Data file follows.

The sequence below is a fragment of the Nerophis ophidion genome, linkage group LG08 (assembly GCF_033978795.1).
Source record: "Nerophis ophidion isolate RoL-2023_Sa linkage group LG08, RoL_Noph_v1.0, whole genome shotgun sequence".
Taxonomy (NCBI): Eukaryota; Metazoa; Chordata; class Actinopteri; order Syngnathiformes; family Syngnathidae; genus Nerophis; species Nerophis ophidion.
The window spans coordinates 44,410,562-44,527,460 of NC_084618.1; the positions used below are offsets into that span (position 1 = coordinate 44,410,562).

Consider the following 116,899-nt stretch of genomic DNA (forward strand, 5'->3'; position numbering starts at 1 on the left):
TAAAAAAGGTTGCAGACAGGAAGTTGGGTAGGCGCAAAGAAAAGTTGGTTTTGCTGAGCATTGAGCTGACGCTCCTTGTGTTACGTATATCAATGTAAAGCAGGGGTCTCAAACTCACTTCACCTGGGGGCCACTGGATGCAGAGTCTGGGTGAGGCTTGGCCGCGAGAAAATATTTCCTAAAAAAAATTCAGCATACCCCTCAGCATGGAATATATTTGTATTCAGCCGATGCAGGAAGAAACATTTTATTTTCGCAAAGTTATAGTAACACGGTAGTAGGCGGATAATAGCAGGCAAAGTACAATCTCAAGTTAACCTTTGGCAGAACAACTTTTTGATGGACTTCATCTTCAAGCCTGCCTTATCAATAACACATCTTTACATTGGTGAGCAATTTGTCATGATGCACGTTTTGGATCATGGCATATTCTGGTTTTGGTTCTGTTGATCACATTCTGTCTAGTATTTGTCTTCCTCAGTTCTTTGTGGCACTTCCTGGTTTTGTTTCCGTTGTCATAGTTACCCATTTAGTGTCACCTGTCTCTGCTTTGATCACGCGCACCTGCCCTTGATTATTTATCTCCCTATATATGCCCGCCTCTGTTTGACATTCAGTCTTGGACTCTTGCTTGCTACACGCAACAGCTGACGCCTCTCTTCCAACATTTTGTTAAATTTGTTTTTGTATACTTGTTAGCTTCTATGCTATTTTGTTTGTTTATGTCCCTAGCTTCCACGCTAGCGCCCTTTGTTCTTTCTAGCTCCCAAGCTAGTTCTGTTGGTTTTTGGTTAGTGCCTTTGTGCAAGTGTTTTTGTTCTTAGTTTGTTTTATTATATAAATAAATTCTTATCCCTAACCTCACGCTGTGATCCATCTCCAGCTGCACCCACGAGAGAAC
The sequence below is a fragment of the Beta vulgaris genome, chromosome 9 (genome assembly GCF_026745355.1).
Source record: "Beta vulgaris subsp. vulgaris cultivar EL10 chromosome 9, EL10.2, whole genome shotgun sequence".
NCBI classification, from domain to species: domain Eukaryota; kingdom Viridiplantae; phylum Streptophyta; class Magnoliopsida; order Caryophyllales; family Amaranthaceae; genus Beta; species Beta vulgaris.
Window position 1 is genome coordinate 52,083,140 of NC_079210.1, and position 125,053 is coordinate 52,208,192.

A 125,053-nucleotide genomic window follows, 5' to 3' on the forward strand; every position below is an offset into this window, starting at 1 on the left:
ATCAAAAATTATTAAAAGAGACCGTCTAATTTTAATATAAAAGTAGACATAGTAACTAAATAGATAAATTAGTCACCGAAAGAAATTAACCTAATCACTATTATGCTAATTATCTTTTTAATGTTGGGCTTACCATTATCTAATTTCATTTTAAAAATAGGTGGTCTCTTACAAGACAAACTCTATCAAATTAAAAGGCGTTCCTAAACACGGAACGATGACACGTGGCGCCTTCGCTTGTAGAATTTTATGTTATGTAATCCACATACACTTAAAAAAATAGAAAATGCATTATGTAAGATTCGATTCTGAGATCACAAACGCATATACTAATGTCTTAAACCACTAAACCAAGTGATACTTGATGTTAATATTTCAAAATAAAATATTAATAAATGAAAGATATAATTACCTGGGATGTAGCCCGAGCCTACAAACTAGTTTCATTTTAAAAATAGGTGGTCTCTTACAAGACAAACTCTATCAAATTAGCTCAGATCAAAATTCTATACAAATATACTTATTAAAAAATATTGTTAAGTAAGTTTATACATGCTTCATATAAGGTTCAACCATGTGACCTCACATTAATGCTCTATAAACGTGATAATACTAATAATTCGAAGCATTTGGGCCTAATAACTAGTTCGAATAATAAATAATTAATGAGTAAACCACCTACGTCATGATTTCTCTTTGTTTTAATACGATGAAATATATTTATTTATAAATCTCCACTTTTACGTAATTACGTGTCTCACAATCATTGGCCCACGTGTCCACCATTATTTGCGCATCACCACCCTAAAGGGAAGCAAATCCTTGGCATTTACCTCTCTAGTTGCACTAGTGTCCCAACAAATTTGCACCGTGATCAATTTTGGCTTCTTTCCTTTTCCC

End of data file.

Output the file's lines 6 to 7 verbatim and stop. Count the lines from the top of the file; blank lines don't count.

TAAAAAAGGTTGCAGACAGGAAGTTGGGTAGGCGCAAAGAAAAGTTGGTTTTGCTGAGCATTGAGCTGACGCTCCTTGTGTTACGTATATCAATGTAAAGCAGGGGTCTCAAACTCACTTCACCTGGGGGCCACTGGATGCAGAGTCTGGGTGAGGCTTGGCCGCGAGAAAATATTTCCTAAAAAAAATTCAGCATACCCCTCAGCATGGAATATATTTGTATTCAGCCGATGCAGGAAGAAACATTTTATTTTCGCAAAGTTATAGTAACACGGTAGTAGGCGGATAATAGCAGGCAAAGTACAATCTCAAGTTAACCTTTGGCAGAACAACTTTTTGATGGACTTCATCTTCAAGCCTGCCTTATCAATAACACATCTTTACATTGGTGAGCAATTTGTCATGATGCACGTTTTGGATCATGGCATATTCTGGTTTTGGTTCTGTTGATCACATTCTGTCTAGTATTTGTCTTCCTCAGTTCTTTGTGGCACTTCCTGGTTTTGTTTCCGTTGTCATAGTTACCCATTTAGTGTCACCTGTCTCTGCTTTGATCACGCGCACCTGCCCTTGATTATTTATCTCCCTATATATGCCCGCCTCTGTTTGACATTCAGTCTTGGACTCTTGCTTGCTACACGCAACAGCTGACGCCTCTCTTCCAACATTTTGTTAAATTTGTTTTTGTATACTTGTTAGCTTCTATGCTATTTTGTTTGTTTATGTCCCTAGCTTCCACGCTAGCGCCCTTTGTTCTTTCTAGCTCCCAAGCTAGTTCTGTTGGTTTTTGGTTAGTGCCTTTGTGCAAGTGTTTTTGTTCTTAGTTTGTTTTATTATATAAATAAATTCTTATCCCTAACCTCACGCTGTGATCCATCTCCAGCTGCACCCACGAGAGAAC
The sequence below is a fragment of the Beta vulgaris genome, chromosome 9 (genome assembly GCF_026745355.1).